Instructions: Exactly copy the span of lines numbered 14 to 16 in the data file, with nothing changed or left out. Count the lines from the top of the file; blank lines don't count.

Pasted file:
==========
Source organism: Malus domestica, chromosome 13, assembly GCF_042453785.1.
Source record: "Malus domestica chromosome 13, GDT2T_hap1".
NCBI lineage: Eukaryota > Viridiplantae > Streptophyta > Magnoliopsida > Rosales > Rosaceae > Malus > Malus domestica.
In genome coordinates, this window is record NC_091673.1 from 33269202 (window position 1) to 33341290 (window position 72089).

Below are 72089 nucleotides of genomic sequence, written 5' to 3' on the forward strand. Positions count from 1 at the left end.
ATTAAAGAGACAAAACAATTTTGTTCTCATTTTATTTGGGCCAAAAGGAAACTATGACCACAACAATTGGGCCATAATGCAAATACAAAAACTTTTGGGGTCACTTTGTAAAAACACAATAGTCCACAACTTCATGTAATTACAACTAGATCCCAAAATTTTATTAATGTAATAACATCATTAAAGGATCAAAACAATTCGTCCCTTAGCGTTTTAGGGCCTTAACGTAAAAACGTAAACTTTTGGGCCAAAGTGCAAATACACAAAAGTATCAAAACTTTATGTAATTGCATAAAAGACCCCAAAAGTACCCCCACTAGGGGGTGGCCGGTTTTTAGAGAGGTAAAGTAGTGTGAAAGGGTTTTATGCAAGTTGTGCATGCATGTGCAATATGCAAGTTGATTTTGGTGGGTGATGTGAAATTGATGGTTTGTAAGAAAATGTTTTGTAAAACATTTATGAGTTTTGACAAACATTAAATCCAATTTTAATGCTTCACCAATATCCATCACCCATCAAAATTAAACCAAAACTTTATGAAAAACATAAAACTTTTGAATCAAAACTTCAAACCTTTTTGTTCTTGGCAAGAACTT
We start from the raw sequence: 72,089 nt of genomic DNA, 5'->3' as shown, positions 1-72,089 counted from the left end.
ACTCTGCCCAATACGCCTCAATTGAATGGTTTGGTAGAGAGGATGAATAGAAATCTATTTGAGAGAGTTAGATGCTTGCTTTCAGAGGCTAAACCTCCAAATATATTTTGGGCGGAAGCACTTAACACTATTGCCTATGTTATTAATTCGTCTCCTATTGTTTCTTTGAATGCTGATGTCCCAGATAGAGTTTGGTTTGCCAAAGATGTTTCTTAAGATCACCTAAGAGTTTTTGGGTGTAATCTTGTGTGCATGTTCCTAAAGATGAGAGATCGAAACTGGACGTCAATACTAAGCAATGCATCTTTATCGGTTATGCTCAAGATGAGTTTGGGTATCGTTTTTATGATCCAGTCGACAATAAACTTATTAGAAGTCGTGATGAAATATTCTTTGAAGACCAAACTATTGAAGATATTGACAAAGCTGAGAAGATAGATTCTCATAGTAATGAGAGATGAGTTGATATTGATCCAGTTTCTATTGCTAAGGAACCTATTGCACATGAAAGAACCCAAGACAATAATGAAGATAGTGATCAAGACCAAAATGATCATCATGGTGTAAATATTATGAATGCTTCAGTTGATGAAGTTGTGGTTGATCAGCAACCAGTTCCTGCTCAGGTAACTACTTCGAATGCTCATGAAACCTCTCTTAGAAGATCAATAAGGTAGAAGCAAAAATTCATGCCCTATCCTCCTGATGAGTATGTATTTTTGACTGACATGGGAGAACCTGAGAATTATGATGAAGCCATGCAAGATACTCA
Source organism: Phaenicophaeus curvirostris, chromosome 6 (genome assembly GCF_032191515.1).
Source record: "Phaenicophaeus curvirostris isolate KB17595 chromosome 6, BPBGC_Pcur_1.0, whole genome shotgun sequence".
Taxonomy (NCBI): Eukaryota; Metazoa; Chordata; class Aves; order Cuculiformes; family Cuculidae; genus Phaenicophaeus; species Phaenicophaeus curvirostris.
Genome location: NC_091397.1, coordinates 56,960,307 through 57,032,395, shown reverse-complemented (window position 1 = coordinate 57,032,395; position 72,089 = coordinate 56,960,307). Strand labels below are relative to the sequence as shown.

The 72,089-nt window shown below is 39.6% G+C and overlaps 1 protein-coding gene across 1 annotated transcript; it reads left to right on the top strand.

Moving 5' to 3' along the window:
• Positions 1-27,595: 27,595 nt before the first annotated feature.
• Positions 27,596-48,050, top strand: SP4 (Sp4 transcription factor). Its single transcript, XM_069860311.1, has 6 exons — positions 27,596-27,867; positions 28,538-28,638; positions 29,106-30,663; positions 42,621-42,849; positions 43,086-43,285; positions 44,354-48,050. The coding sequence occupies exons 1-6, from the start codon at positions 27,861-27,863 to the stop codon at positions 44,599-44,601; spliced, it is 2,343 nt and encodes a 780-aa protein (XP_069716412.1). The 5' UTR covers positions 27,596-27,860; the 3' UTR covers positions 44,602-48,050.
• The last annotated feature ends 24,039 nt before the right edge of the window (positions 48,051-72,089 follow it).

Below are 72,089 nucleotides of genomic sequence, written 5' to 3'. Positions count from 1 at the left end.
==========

Moving 5' to 3' along the window:
• Positions 1-27,595: 27,595 nt before the first annotated feature.
• Positions 27,596-48,050, top strand: SP4 (Sp4 transcription factor). Its single transcript, XM_069860311.1, has 6 exons — positions 27,596-27,867; positions 28,538-28,638; positions 29,106-30,663; positions 42,621-42,849; positions 43,086-43,285; positions 44,354-48,050. The coding sequence occupies exons 1-6, from the start codon at positions 27,861-27,863 to the stop codon at positions 44,599-44,601; spliced, it is 2,343 nt and encodes a 780-aa protein (XP_069716412.1). The 5' UTR covers positions 27,596-27,860; the 3' UTR covers positions 44,602-48,050.